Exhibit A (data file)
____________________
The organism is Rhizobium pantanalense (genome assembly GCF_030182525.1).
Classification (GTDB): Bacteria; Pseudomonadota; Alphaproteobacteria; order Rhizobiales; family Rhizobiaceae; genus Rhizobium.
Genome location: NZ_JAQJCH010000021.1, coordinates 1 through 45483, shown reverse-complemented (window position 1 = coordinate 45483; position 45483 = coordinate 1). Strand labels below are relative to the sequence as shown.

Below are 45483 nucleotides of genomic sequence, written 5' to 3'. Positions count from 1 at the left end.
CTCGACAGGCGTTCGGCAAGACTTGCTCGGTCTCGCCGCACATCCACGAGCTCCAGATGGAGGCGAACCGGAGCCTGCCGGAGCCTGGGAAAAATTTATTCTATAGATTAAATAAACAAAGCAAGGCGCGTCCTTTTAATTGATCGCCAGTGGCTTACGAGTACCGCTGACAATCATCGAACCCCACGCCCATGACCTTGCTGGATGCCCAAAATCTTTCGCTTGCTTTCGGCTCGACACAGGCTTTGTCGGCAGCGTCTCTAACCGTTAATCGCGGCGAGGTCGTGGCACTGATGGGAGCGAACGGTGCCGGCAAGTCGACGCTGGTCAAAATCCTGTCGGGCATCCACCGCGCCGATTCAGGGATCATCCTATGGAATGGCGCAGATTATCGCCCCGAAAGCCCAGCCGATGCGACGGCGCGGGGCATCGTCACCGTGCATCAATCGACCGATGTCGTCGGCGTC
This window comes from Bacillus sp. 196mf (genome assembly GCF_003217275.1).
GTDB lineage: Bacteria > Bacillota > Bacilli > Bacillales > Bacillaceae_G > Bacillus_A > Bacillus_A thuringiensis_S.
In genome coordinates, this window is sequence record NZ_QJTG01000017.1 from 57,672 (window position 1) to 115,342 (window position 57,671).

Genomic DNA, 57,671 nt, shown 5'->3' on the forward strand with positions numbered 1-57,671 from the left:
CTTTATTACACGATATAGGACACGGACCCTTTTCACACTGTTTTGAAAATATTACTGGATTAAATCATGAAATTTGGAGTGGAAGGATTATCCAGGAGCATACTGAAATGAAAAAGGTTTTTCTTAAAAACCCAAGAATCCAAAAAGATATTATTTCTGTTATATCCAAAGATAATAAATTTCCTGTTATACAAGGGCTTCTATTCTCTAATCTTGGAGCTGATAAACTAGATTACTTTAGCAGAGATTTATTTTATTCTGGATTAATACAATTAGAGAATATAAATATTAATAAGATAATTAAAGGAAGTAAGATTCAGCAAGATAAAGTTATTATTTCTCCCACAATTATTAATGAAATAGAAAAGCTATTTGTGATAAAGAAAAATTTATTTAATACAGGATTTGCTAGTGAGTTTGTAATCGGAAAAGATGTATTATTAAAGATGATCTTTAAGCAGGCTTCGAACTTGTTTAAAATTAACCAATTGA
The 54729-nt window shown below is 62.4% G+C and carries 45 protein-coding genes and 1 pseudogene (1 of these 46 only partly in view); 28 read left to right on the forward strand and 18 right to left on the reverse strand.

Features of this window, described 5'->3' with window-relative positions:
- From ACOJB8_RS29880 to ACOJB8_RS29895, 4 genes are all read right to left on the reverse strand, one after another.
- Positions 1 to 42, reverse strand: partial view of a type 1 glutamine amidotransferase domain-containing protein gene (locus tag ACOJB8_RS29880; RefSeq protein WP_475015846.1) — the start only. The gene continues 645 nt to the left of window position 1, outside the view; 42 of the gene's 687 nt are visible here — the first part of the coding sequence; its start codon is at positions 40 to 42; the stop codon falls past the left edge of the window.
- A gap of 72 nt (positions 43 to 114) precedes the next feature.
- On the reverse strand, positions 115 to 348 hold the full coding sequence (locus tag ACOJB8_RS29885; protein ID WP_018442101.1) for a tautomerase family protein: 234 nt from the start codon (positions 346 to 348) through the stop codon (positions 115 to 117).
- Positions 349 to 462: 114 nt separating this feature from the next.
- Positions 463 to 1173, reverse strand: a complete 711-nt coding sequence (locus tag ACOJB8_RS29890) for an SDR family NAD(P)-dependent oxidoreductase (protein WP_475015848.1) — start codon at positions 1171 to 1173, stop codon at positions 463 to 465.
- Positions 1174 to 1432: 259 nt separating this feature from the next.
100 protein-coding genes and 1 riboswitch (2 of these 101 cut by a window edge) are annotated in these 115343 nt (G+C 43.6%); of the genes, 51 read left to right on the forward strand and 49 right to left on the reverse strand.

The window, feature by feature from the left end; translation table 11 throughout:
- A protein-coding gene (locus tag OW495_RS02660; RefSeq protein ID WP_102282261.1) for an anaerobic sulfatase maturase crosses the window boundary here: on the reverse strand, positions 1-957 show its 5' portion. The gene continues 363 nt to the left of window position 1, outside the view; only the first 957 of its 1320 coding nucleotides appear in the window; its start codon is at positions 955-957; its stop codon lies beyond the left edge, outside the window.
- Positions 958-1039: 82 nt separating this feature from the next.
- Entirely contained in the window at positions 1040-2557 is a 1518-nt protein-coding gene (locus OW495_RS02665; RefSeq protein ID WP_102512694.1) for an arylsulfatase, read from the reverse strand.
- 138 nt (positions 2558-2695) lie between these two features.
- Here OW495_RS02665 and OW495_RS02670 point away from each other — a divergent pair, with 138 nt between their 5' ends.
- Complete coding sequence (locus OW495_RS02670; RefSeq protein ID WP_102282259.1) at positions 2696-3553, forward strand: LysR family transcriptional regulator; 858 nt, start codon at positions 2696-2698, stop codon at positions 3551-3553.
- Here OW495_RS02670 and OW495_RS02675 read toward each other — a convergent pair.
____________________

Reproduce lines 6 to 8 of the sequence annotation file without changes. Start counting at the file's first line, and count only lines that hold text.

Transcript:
This window comes from Bacillus sp. 196mf (genome assembly GCF_003217275.1).
GTDB lineage: Bacteria > Bacillota > Bacilli > Bacillales > Bacillaceae_G > Bacillus_A > Bacillus_A thuringiensis_S.
In genome coordinates, this window is sequence record NZ_QJTG01000017.1 from 57,672 (window position 1) to 115,342 (window position 57,671).